Is A Battle Brewing Between Donald Trump and Janet Yellen? - Mike Swanson (12/19/2016)
Janet Yellen suggested last week that she did not think that big fiscal stimulus is needed at her post-FOMC rate hike decision press conference.
This is causing some people to speculate that a big battle may be brewing between Yellen and President-elect Donald Trump.
Trump wants to cut taxes and increase spending to stimulate the economy.
The Fed said that it wants to raise taxes at its meeting last week.
Is there a conflict?
Down the road there may be one, but there really isn't any now when it comes to monetary policy.
Trump and his people want the Fed to raise rates next year and Yellen is really pledging to do it at a fairly slow pace.
You have to remember that rates are coming from zero levels!
The Wall Street Journal did a story on this issue last week.
Here are some quotes:
For at least the next year or two, the interests of Mr. Trump and Fed Chairwoman Janet Yellen are closely aligned. He wants low unemployment and faster economic growth, and she’s happy to err on the side of both via the most docile course of interest-rate increases on record, so long as inflation stays low.
Historically, tensions arose between presidents and Fed chairmen as the former wanted low unemployment at any cost, and the latter prioritized low inflation. Today is different. Inflation has persistently been below the Fed’s 2% target, and the Fed believes structural changes in the economy mean it can’t tolerate a federal-funds rate—what banks charge each other for overnight loans—much above 3%. These two factors are a powerful incentive for Mrs. Yellen to err on the side of easy monetary policy.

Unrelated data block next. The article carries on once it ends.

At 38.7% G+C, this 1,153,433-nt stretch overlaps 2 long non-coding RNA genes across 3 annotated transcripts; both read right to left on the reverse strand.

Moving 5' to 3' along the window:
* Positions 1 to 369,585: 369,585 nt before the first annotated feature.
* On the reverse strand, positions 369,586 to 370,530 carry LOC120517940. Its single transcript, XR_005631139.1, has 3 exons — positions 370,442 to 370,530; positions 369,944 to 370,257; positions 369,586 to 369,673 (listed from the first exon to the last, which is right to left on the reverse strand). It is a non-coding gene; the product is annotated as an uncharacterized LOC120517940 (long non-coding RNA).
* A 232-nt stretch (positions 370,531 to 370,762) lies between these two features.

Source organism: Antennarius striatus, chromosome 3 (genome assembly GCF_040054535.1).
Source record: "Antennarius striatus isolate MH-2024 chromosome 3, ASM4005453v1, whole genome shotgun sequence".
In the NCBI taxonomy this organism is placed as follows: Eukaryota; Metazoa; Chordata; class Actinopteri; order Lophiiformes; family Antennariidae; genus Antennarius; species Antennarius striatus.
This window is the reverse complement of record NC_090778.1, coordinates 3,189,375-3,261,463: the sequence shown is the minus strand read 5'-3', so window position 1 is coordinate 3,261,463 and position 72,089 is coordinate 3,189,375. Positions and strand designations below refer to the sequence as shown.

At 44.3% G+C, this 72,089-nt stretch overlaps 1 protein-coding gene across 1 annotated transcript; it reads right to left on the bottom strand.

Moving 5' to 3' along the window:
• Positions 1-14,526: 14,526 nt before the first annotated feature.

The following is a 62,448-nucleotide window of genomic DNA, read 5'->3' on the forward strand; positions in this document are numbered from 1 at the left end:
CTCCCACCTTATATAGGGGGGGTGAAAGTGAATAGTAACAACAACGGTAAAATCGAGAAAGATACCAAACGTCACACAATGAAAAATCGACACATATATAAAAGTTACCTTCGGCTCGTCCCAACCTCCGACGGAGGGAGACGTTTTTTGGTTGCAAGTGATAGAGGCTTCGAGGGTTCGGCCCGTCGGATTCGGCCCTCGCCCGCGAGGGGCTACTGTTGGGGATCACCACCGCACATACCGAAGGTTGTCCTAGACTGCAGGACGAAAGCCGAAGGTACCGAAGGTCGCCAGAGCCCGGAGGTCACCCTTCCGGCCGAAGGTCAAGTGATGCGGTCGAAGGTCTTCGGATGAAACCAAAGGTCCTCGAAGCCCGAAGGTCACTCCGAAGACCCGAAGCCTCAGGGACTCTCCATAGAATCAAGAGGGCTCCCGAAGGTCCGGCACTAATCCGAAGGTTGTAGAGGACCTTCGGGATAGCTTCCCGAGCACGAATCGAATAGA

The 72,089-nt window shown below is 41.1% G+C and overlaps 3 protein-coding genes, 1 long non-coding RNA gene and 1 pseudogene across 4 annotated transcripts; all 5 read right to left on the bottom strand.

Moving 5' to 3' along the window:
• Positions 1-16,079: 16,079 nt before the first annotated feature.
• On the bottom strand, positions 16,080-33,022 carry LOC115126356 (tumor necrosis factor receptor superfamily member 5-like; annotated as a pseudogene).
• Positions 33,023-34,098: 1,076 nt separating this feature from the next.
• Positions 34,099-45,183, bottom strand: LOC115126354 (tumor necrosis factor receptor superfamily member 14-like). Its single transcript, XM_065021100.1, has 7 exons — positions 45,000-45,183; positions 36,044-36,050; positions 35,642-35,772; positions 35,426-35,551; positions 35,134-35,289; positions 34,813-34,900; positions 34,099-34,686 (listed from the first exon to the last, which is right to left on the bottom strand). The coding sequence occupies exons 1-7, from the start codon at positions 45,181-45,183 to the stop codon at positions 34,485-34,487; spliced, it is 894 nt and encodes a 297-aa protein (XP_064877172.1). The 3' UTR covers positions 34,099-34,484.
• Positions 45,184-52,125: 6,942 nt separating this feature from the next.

Many of his advisers fret that central banks’ stimulative policies, from bond buying to zero or negative interest rates, have done more harm than good. “If we woke up tomorrow and every central bank in the world raised interest rates by 300 basis points, the world would be a better place,” Goldman Sachs executive Gary Cohn, soon to become director of Mr. Trump’s National Economic Council, said this year.
But those objections may make little practical difference for the next few years since the Fed is moving away from zero anyway.
Full story here.
One thing this means is that there really is going to be no giant conflict between Trump and Yellen, because both essentially want the Fed to slowly raise rates over the next year or two. Janet Yellen will be gone by the end of that time period anyway.
It also means that as a market impacting news item the Fed is not likely to have much impact on the financial markets for the next few months.
Now the gold price chart took a dip after the Fed decision last week, but the reaction in the overall stock market to the Fed decision was fairly muted.
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